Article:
No wonder he has such a hard time. He seems to point-blank refuse to try and improve his language and in so doing help himself to get around better. He is very often arrogant, smug and forming opinions of that of someone so narrow-minded that he really shouldn't be travelling and expecting to enjoy the experience, if he is so set in his ways and refuses to adapt in even the slightest degree. I know that Paris can be chaotic and what he experiences, especially strikes, are very true to life. But he seems to be the kind of travellers with such a mentality as to never doing another country justice even if he does not encounter as many problems as he has.

I enjoyed this book as much as one would an airport fiction. It is on its way to the charity shop now that I am done with it, hopefully the next person would get more of a laugh out of it.
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Format: Kindle Edition Verified Purchase
I bought this after following links from books about real people who upped sticks and moved, so I was a little surprised by the candour in this - until I realised the character is fictional. This allows the author to explore Parisian relationships more fully, giving a different and urban slant to the usual 'move to rural France' offerings. A lively and informative account of twenty-something life and attitudes in Paris.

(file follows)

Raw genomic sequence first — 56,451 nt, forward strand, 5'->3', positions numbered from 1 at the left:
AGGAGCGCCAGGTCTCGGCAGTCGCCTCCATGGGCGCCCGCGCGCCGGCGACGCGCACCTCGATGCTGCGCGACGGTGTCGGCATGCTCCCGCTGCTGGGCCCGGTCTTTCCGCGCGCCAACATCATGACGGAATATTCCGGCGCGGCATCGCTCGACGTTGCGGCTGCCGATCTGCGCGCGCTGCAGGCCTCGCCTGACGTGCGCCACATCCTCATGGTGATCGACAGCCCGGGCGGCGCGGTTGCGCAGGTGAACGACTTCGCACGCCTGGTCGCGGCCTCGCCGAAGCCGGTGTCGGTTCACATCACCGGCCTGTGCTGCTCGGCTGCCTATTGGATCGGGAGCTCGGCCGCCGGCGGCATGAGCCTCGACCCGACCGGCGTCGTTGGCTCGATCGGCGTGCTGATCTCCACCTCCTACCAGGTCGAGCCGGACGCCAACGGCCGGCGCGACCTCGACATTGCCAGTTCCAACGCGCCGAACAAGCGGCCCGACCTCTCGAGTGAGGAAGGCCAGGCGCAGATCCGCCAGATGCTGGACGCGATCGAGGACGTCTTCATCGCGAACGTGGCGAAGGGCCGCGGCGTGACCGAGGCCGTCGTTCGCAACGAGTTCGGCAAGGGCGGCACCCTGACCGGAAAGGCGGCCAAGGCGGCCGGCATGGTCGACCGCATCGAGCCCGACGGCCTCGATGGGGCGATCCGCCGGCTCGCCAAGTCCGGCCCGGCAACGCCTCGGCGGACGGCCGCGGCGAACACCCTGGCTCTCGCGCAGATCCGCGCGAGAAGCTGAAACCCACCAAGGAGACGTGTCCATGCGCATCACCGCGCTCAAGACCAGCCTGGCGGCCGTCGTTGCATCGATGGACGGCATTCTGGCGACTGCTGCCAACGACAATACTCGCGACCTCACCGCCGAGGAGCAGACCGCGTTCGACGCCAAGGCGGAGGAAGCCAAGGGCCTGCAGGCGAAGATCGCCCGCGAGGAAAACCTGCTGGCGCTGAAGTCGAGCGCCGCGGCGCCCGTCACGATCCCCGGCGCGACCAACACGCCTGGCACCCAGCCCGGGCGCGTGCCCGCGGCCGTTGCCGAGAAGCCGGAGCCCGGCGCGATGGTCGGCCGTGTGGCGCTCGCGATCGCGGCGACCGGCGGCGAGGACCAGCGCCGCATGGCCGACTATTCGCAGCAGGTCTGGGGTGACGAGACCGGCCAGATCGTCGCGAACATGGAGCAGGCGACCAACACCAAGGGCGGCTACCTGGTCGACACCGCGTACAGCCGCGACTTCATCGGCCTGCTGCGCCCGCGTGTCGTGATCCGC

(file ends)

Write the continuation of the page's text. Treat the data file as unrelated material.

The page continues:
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Format: Paperback
Stephen Clarke must have been unable to believe the success of this book: he's basically repackaged a bunch of cliches about the French and made a fortune off of it. The characters are completely one-dimensional, the protagonist is entirely unlikeable and the most obvious author insertion I've ever seen in a book like this.

Furthermore, the book is relentlessly sexist in a Daily Mail kind of way. You know, 'Men Are From Mars...' kind of sexism defended by 'oh it's just a bit of fun' and a shrug. Female characters are described pretty much exclusively by what they're wearing and how attractive they are, are completely one-dimensional and obsessed with sleeping with the main character and there are some extremely nasty dismissals of women who don't meet Paul's standard. This being fiction this of course means that they are never main characters (they're all attractive, and fancy him) but instead just background uglies who are good for a put-down and nothing else. The whole thing made me feel very uncomfortable.

Boring, overlong, sexist and childish. No wonder that the Daily Mail thought it was brilliant.